Tuesday Terminology: The Japanese Idol

Tuesday Terminology is a weekly segment to enlighten the masses with words, phrases, and ideals usually tacked on to today’s anime/manga scene.

This week’s topic: The Career path of the Japanese Idol

Nakagawa Kanon (The World God Only Knows)

Nakagawa Kanon (The World God Only Knows)

In yesterday’s Manga Monday, I mentioned the popular Japanese Idol group, AKB48.  Today, I’m going to briefly go over the status of “idol” itself.  In various anime and manga, most often those placed in the High School setting, one of the ideal career paths for young ladies is that of becoming an Idol.  Examples: Run Elsie Jewelria (To-Love-Ru), Nomura Tomoko (Great Teacher Onizuka), and Nakagawa Kanon (The World God Only Knows).  The following is a bit of history as to what this “celebrity” type is.  You just might realize some differences and similarities to “celebrities” of other nations.

Osaki Yuki/Katase Yuki, Gravure Idol/Actress (June 2008)

The history of the Japanese Idol dates back all the way to the early 70s.  The aftermath of raving over the 1963 French film,  Cherchez l’idole (translated as  Aidoru wo sagase), starring female musician Sylvie Vartan, brought out the now-used term of Aidoru (Idol).  The term was often tagged onto any cute female actress or singer (ages 14-16) or any cute male singer (ages 15-18) as they rose through media stardom.  By the 1980s, Idols dominated the music scene in Japan with as many as 40-50 new stars, each dimming their shining talents as time went on.  Even today, some of those celebrities are still popular as older actors/singers.  By the 90s, the number of female idols dwindled down due to the music industry focusing on the power of Rock and Roll.  During this time, male Idols began to see some rise.

Shinozaki Ai, Gravure Idol (June 2011)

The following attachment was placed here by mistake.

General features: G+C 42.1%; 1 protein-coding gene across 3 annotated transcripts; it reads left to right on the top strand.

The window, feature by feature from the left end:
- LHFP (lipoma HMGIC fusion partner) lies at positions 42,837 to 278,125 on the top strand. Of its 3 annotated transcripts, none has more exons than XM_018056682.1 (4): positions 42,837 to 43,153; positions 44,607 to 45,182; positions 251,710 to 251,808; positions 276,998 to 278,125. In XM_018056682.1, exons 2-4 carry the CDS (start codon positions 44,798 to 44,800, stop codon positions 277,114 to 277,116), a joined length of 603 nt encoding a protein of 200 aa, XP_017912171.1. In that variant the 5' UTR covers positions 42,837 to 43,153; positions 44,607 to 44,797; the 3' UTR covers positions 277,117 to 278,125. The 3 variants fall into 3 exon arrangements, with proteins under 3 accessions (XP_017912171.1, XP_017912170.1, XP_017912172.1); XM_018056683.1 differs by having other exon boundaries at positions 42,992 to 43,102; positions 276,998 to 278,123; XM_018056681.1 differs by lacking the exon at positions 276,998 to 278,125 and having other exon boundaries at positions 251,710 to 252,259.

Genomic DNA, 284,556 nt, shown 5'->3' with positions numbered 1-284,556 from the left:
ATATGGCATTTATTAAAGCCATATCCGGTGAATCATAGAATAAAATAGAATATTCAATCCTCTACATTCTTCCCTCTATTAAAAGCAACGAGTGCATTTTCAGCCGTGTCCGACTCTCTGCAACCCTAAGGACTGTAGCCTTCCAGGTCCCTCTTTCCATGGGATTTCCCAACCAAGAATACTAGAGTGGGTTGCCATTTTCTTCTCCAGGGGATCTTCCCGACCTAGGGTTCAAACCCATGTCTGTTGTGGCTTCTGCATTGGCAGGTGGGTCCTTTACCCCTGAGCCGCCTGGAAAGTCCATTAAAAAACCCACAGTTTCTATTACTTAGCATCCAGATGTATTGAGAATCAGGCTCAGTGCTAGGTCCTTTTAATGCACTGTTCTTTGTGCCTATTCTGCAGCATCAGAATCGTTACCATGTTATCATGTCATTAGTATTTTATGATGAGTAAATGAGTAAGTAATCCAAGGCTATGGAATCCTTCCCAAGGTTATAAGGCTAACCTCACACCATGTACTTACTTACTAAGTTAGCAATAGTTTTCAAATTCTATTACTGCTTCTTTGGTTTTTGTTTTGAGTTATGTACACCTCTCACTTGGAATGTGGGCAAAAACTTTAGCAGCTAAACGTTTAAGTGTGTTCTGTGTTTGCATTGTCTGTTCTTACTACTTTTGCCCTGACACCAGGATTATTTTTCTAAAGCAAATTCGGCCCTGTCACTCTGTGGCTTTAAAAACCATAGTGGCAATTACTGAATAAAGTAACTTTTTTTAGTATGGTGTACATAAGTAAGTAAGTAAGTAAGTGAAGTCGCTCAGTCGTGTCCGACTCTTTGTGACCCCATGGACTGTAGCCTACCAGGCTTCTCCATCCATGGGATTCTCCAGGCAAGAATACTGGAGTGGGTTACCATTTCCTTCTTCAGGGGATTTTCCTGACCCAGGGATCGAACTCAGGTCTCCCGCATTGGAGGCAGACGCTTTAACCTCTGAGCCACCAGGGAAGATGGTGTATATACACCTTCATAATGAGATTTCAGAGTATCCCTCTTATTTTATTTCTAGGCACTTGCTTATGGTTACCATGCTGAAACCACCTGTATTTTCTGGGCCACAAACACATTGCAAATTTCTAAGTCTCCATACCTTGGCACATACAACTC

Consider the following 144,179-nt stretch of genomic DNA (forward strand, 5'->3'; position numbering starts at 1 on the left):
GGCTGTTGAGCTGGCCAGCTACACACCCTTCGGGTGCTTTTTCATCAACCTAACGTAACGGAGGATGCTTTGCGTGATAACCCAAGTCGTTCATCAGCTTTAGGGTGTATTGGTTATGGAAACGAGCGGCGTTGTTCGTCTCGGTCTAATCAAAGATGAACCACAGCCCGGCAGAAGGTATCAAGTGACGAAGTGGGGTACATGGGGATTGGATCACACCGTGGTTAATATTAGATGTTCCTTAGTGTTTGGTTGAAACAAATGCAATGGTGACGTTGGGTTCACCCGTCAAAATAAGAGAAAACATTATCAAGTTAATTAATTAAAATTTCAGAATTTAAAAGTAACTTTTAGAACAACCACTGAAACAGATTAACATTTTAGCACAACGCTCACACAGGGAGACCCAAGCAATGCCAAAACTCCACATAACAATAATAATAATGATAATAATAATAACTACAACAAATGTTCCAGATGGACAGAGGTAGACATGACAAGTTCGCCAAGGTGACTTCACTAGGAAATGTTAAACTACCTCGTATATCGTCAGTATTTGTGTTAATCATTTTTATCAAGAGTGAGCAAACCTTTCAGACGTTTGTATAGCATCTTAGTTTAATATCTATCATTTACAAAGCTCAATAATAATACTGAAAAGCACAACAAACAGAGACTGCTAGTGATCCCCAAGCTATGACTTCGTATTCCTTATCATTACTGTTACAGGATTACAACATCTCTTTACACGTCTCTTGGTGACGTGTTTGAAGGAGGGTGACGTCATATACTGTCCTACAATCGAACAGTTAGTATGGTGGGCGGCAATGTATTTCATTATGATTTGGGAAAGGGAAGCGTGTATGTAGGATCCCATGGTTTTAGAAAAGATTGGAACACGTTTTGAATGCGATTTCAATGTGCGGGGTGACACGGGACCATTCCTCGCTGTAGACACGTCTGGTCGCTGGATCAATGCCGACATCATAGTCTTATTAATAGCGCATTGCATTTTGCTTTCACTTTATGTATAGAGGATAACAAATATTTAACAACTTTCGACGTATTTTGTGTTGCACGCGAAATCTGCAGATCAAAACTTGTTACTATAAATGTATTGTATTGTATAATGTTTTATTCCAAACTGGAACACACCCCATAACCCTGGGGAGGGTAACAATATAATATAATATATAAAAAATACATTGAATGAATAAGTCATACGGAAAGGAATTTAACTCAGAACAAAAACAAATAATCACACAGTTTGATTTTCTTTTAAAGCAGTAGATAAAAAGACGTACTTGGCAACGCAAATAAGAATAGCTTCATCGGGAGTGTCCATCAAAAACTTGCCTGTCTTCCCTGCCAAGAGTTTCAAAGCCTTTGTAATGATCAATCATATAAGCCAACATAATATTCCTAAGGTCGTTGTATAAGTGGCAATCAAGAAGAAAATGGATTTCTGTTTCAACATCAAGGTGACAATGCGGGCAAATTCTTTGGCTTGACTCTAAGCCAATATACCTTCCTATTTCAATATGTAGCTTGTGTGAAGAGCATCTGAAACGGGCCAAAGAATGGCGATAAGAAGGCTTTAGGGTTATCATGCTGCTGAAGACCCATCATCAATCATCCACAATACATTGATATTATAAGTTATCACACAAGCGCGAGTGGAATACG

Female Japanese Idols are commonly acknowledged as “the perfect female form” in society. As symbols of purity, but also as sex symbols, they became admired by both males and female alike.  Men are infatuated by things like their body measurements, favorite foods, hobbies and such.  Meanwhile, women are interested in imitating style and fashion of their favorite Idols.  Good examples of fashion-leader idols were Ayumi HamasakiHitomiRyōko Hirosue and Namie Amuro.

AKB48 Members performing at the Nokia Theatre, Los Angeles (July 2010)

By the mark of the new millennium, female idols were rising once again.  But this time, in groups.  1997’s Morning Musume group is one of the most famous idol girl groups to hit the music charts.  In 2005, Akihabara’s premiere idol girl group, AKB48, started their road to fame.

The idea of stardom by becoming an Idol has not changed: To become the ideal girl, nationally acknowledged by hundreds of thousands of fans.

From a storytelling standpoint in anime and manga (live-action series as well), female characters that follow the career path of becoming an Idol are usually tarnished by a shy,silent personality or a tarnished past of being ridiculed by others.  The work and effort to make the 180-degree turn of the character is commonly implemented in stories that have such character types.  The transformation from “nobody” to “somebody” is always a remarkable plot device for any story that wants to inspire today’s youth to pursue their dreams.

Koyama Mitsuki (Full Moon wo Sagashite)

My favorite Idol-themed series is Tanemura Arina’s Full Moon wo Sagashite.  It beautifully captures the dream of a 12-year-old girl who wants to become a singer. However, with a cancerous tumor growing near her vocal chords, the only hope she has of living is via a surgery that would ruin her dreams.  Intertwine the Shoujo drama and you get this masterpiece.


[Source: Wikipedia]


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